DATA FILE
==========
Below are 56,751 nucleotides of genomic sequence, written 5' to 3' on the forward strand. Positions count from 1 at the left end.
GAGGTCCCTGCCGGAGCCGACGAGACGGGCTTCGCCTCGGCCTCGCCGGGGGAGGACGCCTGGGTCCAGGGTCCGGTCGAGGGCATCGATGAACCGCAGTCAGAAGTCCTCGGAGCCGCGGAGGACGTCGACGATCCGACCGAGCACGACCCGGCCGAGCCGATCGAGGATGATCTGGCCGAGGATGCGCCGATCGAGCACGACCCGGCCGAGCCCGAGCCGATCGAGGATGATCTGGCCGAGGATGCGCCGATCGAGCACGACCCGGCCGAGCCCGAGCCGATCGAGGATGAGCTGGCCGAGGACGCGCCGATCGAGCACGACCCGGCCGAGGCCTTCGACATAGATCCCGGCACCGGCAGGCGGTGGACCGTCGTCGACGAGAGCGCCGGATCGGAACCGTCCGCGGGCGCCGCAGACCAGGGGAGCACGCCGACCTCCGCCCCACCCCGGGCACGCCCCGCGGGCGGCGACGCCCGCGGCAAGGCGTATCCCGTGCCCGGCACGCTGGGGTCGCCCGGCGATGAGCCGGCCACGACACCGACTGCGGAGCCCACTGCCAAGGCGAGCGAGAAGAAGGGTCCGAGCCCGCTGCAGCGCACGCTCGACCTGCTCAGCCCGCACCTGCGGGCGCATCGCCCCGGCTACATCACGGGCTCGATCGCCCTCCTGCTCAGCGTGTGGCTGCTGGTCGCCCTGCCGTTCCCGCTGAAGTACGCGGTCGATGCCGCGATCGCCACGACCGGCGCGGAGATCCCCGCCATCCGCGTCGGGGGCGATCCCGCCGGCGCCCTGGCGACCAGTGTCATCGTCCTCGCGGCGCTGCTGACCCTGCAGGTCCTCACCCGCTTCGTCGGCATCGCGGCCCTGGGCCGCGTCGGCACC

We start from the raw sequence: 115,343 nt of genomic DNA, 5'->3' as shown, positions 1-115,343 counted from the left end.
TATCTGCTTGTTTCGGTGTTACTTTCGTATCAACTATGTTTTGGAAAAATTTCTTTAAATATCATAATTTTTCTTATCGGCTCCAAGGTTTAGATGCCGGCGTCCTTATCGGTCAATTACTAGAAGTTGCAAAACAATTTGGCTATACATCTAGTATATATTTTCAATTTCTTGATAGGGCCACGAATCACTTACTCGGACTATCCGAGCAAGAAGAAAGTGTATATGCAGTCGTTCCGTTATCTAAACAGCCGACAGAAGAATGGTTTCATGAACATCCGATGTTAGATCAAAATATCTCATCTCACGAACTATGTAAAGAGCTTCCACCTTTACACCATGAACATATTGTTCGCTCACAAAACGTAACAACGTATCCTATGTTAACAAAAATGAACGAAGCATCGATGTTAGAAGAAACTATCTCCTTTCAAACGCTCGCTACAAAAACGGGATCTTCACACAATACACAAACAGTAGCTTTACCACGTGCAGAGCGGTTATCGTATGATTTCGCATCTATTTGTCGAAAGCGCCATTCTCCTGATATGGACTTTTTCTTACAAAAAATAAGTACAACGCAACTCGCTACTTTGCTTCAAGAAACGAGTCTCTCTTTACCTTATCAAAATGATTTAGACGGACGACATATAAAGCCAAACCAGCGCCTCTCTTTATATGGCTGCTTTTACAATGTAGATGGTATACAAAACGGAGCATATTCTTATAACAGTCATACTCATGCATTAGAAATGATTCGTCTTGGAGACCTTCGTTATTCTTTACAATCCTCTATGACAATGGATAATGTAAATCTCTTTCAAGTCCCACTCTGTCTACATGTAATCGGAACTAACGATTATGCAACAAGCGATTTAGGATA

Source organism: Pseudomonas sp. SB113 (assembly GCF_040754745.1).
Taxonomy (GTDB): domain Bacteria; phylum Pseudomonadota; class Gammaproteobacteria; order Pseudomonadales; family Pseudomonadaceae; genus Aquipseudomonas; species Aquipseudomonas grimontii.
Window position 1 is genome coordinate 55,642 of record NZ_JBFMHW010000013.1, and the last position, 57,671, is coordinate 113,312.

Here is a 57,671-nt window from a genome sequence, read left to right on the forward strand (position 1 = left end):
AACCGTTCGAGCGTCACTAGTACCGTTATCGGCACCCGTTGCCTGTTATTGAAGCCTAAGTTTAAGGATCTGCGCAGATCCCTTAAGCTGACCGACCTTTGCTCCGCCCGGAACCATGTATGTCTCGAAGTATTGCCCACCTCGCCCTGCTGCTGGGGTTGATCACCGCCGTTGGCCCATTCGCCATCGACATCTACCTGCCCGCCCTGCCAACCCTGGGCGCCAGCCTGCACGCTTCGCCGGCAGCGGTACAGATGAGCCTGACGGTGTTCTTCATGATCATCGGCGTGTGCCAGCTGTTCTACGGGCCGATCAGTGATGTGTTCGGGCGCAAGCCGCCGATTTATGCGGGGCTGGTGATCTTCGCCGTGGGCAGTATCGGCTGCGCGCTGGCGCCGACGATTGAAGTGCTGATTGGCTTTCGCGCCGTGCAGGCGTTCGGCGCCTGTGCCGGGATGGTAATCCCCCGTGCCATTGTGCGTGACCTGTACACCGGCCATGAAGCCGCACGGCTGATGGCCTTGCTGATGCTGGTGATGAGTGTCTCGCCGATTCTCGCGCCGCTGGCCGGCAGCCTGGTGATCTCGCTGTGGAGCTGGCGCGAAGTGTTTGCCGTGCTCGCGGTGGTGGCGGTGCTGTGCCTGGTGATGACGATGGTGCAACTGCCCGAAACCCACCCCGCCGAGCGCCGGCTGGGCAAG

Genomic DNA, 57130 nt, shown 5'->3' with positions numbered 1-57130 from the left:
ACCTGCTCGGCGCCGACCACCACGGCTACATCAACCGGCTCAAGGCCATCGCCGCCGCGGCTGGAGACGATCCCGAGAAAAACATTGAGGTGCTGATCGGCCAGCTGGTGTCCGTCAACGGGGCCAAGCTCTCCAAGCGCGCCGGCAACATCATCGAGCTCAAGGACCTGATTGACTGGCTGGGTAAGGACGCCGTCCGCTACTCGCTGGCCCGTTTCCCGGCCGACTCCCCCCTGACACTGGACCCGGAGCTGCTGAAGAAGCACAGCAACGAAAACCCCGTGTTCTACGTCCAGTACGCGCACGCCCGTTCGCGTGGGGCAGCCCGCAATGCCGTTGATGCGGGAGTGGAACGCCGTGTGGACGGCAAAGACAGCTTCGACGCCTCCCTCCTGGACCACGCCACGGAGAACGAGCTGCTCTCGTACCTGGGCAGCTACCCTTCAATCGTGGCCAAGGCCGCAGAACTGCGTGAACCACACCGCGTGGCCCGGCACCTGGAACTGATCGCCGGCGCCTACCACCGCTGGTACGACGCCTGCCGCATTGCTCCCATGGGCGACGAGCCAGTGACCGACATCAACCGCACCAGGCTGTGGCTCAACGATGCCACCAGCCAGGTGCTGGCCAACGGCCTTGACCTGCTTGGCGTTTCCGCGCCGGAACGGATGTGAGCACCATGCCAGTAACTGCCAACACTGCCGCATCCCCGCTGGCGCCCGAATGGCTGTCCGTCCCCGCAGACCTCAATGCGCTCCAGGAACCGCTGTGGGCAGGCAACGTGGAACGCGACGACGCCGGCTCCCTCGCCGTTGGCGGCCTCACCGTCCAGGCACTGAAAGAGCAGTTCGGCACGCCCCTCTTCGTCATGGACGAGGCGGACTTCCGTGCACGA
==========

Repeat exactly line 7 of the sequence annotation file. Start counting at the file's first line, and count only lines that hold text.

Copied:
Window position 1 is genome coordinate 55,642 of record NZ_JBFMHW010000013.1, and the last position, 57,671, is coordinate 113,312.